"Cooking is not about just joining the dots, following one recipe slavishly and then moving on to the next," says British food writer Nigella Lawson. "It's about developing an understanding of food, a sense of assurance in the kitchen, about the simple desire to make yourself something to eat." Lawson is not a chef, but "an eater." She writes as if she's conversing with you while beating eggs or mincing garlic in your kitchen. She explains how to make the basics, such as roast chicken, soup stock, various sauces, cake, and ice cream. She teaches you to cook more esoteric dishes, such as grouse, white truffles (mushrooms, not chocolate), and "ham in Coca-Cola." She gives advice for entertaining over the holidays, quick cooking ("the real way to make life easier for yourself: cooking in advance"), cooking for yourself ("you don't have to belong to the drearily narcissistic learn-to-love-yourself school of thought to grasp that it might be a good thing to consider yourself worth cooking for"), and weekend lunches for six to eight people. Don't expect any concessions to health recommendations in the recipes here--Lawson makes liberal and unapologetic use of egg yolks, cream, and butter. There are plenty of recipes, but the best parts of How to Eat are the well-crafted tidbits of wisdom, such as the following:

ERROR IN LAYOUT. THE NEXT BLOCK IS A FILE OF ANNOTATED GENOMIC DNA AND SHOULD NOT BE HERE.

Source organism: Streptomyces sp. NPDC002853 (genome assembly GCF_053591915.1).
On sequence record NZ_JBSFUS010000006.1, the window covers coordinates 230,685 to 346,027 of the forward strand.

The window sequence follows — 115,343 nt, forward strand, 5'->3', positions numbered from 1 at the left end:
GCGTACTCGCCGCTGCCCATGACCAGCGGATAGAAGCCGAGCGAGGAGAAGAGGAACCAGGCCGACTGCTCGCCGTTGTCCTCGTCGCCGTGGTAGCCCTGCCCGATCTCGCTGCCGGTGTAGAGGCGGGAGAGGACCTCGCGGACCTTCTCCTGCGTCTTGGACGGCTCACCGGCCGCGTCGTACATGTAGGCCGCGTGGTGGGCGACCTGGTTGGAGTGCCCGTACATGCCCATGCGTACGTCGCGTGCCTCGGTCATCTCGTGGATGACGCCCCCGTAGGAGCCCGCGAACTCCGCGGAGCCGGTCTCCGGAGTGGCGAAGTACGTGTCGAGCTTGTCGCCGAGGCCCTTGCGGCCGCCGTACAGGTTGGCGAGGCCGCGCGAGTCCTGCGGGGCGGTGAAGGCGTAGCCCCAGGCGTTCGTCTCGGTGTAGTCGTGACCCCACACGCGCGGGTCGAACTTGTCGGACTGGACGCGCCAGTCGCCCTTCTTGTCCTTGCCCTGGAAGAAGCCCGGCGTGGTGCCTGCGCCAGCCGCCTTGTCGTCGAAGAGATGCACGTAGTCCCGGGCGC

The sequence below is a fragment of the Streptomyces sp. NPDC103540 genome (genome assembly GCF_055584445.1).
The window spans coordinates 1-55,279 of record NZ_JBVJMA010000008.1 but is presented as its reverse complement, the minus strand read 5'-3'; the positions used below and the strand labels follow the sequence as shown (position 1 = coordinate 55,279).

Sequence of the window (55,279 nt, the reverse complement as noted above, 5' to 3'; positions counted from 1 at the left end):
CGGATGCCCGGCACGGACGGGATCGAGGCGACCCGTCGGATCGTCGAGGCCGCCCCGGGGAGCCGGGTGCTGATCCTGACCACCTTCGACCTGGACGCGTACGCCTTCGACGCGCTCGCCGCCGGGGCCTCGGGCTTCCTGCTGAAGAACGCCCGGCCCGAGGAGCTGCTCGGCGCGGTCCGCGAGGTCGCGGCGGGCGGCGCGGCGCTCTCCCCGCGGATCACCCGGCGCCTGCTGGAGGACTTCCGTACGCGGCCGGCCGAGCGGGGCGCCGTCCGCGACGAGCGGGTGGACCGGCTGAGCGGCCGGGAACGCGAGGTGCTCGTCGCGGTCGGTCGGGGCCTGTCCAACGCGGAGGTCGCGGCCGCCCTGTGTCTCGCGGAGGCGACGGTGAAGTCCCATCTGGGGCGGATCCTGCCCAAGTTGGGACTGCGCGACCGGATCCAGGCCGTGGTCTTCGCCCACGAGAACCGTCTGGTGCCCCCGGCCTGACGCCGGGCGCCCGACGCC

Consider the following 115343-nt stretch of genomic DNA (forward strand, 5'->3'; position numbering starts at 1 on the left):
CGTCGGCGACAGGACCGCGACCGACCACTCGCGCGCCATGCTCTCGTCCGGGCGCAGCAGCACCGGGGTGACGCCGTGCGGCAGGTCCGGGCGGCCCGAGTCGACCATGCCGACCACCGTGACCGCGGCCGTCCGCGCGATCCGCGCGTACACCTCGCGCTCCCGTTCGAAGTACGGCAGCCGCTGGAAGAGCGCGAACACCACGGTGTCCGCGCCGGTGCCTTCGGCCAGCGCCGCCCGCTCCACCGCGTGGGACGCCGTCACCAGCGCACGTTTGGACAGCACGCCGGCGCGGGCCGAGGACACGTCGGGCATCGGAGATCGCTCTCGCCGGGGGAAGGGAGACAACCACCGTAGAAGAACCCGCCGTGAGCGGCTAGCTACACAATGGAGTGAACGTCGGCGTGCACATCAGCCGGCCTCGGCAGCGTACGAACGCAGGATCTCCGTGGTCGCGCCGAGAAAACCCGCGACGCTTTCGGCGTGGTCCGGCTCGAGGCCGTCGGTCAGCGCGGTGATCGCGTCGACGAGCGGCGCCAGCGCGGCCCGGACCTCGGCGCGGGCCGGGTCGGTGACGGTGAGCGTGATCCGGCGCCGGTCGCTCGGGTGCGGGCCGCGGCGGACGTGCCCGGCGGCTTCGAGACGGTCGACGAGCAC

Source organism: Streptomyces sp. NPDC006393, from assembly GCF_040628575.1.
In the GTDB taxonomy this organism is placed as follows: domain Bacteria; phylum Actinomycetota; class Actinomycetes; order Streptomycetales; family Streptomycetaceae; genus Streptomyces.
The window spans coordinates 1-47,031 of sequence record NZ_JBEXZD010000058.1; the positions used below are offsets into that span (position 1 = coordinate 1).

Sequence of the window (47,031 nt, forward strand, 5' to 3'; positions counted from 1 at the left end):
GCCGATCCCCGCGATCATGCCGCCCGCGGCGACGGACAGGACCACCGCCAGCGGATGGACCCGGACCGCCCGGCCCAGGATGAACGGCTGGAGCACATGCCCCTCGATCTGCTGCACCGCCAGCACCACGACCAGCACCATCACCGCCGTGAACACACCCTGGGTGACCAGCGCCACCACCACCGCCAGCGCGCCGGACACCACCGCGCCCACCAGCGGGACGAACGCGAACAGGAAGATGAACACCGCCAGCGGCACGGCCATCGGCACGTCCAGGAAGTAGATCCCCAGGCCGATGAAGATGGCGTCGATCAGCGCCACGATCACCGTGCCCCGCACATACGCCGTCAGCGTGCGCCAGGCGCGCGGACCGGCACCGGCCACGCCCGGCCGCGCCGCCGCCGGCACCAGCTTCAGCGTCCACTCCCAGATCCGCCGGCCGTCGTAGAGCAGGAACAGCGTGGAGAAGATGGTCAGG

--Joan Price --This text refers to an alternate Paperback edition.
"Her prose is as nourishing as her recipes — it should please mere readers, serious cooks and happy omnivores."
"I love Nigella Lawson's writing and I love her recipes."
"One of the best and most influential of British food writers — bound to become a staple cookbook for a whole generation."
—Ruth Rogers, The River Cafe Cook Book
"Cerebral and scintillating advice — peppered with wit."
"A gloriously sensual wander through the possibilities of food. The recipes read more like seduction than instruction."
Arrived promptly but I had to wipe it down as it was quite grimy. Other than the dirty worn cover a good product.Published on April 8 2013 by Avid reader
Ms. Lawson's seductive nature transfers beautifully to the page in this unusual, yet utilitarian cookbook. Classic, homey dishes are given a new 21st. Read morePublished on Jan. 12 2004 by Kenneth McDaniel
This author makes cooking comfortable. Her book explains things in a very simplistic and pleasant manner. Her approach gives the reader a sense of calm. Read morePublished on Sept. 13 2002
Nigela Lawson is a phenomena. She is a gorgous forty year old woman who is, perhaps intelligent is a bit strong, but she radiates self confidence and personality. Read morePublished on Aug. 27 2002 by Tom Munro
This is a great book. I love watching her TV show and am always looking for new ideas and parties to throw with new foods. Read morePublished on Aug. 12 2002 by Amanda Moss
I bought this book (as well as How to be a domestic goddess) after watching Nigella Bites because I really liked her informal style and the fact that she could throw together such... Read morePublished on July 31 2002